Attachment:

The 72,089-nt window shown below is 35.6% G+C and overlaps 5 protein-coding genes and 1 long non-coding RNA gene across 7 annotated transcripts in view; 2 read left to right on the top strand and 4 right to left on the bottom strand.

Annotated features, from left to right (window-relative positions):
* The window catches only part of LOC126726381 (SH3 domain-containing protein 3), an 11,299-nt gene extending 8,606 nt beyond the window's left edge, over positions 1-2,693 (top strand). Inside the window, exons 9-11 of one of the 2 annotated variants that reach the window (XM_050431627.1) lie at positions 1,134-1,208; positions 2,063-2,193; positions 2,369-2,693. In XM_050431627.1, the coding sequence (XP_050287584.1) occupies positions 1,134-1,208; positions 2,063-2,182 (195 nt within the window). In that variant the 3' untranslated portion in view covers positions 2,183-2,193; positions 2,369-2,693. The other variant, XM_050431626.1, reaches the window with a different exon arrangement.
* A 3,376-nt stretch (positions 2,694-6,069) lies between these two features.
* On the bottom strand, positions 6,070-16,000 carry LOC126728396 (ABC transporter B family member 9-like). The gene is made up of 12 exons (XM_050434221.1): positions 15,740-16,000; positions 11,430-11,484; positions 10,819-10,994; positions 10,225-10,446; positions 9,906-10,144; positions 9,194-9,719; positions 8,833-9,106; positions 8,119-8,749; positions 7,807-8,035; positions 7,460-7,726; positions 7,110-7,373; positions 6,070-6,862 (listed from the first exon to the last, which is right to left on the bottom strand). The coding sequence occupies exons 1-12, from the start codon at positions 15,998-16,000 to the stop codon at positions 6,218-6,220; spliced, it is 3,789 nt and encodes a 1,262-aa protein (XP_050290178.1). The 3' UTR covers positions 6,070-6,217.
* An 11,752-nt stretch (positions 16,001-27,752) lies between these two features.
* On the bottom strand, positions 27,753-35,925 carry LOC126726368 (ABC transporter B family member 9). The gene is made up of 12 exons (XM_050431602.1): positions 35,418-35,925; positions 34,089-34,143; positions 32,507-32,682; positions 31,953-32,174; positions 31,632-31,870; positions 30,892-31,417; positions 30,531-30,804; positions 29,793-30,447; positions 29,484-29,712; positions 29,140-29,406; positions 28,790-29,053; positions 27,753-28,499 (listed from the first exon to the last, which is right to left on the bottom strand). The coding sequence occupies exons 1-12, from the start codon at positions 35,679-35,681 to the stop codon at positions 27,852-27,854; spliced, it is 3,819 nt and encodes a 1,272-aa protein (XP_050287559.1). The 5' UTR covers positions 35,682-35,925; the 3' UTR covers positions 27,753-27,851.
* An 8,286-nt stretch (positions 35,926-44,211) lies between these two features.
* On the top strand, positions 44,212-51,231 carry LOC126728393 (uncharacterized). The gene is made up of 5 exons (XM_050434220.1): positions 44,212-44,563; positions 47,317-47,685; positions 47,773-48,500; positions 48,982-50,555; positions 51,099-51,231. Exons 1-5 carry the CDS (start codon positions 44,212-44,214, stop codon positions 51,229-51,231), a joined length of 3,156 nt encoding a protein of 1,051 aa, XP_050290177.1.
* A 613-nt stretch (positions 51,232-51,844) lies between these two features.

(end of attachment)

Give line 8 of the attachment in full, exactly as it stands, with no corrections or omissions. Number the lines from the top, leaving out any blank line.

* An 8,286-nt stretch (positions 35,926-44,211) lies between these two features.